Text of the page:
If there is a bit of a day that is always awful, I have been known to get to the end of my tether and ask the children, head in hands, how we can do it better. It sometimes works, they sometimes think up compromises.

If they are not sharing, the toy gets taken away. If everyone is fighting, they get sent to different rooms to play until they can play nicely together. Divide and conquer.

Generally works, but I'm not immune to a bit lot of shouty mum.

I have to say, money is a great incentive for us (mine are 5 and 3 as well). They get 30p pocket money to spend on sweets or save for charity shop toys/moshi monsters etc. I've also recently started giving them 5p for getting ready themselves (so far as age appropriate), and 5p for good table manners (an issue we are having with the 3 year old). So if they are pretty good all week, they can get enough to buy a £2 pack of moshi monster toys between them (a current favourite of theirs). I also use it as a threat (taking the money away), but very rarely get to the stage of doing this.

MagiMingeWassailsAgain Wed 21-Nov-12 23:41:17

I suppose to an extent, at the moment I am bloody sick of talking it through with them grin

I would like them, to most of the time, just do it without 20 minutes of just finishing a picture, asking me why eleventy-million times, fighting over who does it first and who got more. They are just really really tiresome ATM. And I am tired. My tolerance is less than usual, I know. Feels like constant PMT at the moment.

belindarose Thu 22-Nov-12 16:07:10

Try reading '1,2,3 Magic'. It's very basic and obvious really. It's working really well with my 3 yo who knows exactly how to behave but often chooses not to. She was/ is so argumentative and eloquent that this approach, which cuts out the talking and explanations, really seems to focus her.

I've only been using it a couple of weeks though, so no long term advice.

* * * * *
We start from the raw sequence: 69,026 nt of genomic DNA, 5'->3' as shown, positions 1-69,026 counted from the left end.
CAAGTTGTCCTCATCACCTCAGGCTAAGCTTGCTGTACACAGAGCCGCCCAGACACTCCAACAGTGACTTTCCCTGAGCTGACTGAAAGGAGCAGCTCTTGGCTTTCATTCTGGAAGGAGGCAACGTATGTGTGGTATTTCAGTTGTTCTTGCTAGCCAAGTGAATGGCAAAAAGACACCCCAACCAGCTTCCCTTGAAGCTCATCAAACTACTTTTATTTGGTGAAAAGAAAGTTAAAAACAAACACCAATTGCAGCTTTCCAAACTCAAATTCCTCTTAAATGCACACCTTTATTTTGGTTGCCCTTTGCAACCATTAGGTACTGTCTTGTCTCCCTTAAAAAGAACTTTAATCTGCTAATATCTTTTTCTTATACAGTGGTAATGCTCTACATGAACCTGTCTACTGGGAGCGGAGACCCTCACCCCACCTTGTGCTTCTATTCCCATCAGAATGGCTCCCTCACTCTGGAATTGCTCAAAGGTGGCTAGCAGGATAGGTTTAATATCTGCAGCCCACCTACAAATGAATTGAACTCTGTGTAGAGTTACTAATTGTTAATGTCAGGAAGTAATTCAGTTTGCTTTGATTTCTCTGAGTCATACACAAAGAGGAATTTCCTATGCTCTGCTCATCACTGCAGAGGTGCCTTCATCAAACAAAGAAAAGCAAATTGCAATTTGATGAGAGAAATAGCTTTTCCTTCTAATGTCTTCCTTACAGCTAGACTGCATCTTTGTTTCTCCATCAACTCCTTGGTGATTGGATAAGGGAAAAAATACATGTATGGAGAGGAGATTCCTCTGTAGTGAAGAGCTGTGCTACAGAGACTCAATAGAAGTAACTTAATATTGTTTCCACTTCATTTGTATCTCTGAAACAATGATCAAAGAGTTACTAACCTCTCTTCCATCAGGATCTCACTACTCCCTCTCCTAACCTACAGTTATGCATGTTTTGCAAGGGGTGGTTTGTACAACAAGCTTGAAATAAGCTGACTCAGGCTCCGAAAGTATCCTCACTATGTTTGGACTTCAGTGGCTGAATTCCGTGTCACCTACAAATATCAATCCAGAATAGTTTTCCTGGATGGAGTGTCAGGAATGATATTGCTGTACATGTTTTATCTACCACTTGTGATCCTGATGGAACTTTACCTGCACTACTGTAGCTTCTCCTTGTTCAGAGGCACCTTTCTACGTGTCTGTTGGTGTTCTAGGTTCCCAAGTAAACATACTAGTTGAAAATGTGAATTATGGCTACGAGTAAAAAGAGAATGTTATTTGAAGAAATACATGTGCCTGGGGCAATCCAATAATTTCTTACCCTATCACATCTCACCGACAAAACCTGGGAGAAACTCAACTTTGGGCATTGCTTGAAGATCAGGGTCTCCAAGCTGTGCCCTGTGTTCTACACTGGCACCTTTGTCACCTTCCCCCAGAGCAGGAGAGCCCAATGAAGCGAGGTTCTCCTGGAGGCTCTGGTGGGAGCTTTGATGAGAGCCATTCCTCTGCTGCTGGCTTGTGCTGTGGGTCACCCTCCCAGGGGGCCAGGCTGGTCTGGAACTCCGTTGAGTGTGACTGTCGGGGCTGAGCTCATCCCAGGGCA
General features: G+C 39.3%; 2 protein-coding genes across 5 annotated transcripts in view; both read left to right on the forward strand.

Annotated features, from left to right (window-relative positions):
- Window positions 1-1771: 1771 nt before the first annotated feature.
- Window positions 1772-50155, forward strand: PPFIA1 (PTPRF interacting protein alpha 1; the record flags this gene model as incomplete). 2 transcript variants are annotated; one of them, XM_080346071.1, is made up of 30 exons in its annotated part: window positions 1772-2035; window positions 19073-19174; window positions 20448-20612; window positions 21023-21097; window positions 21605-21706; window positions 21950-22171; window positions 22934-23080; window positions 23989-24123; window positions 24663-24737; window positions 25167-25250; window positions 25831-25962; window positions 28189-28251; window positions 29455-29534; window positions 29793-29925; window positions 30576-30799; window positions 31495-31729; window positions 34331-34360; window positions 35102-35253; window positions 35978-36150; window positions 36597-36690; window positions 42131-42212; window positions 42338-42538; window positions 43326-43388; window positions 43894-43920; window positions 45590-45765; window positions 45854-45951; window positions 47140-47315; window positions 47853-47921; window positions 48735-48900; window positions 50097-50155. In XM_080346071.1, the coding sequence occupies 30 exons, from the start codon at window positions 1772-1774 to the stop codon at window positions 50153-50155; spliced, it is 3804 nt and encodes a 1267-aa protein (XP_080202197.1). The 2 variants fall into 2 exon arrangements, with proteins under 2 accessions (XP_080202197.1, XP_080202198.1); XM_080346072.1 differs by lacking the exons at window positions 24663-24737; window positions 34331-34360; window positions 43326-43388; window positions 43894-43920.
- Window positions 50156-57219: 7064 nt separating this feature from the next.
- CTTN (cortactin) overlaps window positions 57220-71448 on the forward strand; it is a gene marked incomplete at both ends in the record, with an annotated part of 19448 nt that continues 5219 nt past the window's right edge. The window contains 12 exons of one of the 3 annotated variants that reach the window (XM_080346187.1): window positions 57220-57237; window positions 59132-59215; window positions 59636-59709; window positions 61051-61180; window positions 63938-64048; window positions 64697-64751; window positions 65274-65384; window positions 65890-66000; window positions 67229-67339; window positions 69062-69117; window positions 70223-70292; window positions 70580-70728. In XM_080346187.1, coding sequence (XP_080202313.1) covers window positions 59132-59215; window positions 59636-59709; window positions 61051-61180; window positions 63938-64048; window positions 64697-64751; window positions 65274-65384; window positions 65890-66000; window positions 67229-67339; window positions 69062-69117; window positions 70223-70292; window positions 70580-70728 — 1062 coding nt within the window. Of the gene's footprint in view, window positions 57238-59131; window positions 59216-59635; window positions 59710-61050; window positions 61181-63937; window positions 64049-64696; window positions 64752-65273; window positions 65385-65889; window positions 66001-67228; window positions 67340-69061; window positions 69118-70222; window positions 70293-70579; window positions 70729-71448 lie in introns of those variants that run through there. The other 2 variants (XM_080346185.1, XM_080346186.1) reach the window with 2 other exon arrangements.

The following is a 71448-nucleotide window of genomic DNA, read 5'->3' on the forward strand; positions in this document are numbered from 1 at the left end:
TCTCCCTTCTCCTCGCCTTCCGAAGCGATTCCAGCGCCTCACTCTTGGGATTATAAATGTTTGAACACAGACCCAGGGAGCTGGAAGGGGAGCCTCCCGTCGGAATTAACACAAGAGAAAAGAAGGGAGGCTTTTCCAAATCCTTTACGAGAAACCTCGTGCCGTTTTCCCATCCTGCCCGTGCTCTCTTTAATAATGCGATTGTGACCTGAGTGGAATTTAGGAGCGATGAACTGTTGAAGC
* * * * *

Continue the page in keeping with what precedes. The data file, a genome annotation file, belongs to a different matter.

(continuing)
Marmiteisyummy Thu 22-Nov-12 16:16:00

I'd second 1,2,3. I use the various techniques from how to talk with my 2.5 year old but if they are failing or if I've just had enough, I use 1,2,3. Been using since before he was 2. I maybe use it once every other day now. It fails (in that I get to 3 and have to withdraw a treat/enforce eg shoes and socks on) maybe 1 in 10 times. Great backstop. I think he will always know that mummy is getting very cross when I use 1,2,3!

GrimmaTheNome Thu 22-Nov-12 16:32:07

If you've got some regular bad behaviours, try to think beforehand of some related consequence which you are willing to carry through. So, in the case you mention if your DD has asked you for a drink but then beats up little bro while you're getting it, tell her that if she doesn't behave for long enough for you to get it then she'll have to get herself plain tap water instead.

Give them an end time for story time. If they muck around, they get less or no story; if they get ready quickly they get lots of stories - they will need reminders how much time is left, of course.

coldcupoftea Fri 23-Nov-12 20:35:18

The naughty step works for my DDs age 4.5 and 2 - it doesn't have to be a step, you could have a naughty spot/time-out cushion etc. I also found a home-made star chart was very effective for my DD1. She decorated it herself, I drew a big spiral on a piece of paper and when she got to the middle she chose a toy. I also very occasionally took stars off for bad behaviour ( though I have since been told on MN that taking away something the child has earnt is a no-no).

I also try to use the 'how to talk..' techniques when I have the patience. Sometimes the turning a no into a yes, or just giving the facts ( eg 'we can't go to the park until everyone has their shoes on' rather than 'SHOES NOW!' ) is surprisingly effective.

Oh and my ultimate threat that always works is I will tell her teacher <evil laugh>

3b1g Fri 23-Nov-12 20:52:16

The only thing that has worked for us long-term (or even been sustainable long-term) is 1-2-3 magic. The counting to three then implementing the consequence is only half of it; the 'magic' part is no talking and no emotion.

No emotion because if you start to get angry then things can quickly escalate to shouting and beyond. If you let the little things go, then by the time you are ready to discipline the child, you could be so frustrated that it's easy to give out a punishment that is disproportionate to the misdemeanor. To you, that last thing they did was the straw that broke the camel's back, but they might not understand that.